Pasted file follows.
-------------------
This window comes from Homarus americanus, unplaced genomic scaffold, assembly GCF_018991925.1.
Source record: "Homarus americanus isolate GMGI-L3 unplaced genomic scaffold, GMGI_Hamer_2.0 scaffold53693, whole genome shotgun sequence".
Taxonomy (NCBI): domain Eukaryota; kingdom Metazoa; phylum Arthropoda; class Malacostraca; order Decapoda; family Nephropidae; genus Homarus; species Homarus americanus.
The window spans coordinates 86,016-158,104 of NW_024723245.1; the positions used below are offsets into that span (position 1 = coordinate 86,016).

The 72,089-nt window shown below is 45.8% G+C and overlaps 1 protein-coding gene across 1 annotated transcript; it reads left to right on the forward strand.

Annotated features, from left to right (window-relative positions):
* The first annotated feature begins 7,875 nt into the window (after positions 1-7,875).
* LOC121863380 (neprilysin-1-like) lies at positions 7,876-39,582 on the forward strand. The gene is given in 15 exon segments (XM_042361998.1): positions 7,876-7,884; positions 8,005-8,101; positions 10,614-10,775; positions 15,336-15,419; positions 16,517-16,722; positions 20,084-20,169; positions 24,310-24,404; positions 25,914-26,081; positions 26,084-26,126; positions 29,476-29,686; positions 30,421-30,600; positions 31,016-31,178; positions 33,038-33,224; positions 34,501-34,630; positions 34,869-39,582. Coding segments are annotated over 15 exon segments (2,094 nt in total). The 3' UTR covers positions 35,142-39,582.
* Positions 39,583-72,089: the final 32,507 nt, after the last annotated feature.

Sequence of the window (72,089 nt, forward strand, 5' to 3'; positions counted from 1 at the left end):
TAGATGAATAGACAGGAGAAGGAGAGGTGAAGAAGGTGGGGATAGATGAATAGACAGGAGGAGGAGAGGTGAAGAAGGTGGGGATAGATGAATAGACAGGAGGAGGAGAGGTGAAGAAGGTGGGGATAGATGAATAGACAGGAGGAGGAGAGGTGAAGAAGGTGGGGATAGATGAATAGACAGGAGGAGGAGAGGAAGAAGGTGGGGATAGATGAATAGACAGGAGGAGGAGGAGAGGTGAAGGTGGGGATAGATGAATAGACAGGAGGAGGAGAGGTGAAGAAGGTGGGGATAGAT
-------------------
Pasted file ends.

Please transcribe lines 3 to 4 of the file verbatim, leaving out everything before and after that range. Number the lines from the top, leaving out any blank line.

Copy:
Taxonomy (NCBI): domain Eukaryota; kingdom Metazoa; phylum Arthropoda; class Malacostraca; order Decapoda; family Nephropidae; genus Homarus; species Homarus americanus.
The window spans coordinates 86,016-158,104 of NW_024723245.1; the positions used below are offsets into that span (position 1 = coordinate 86,016).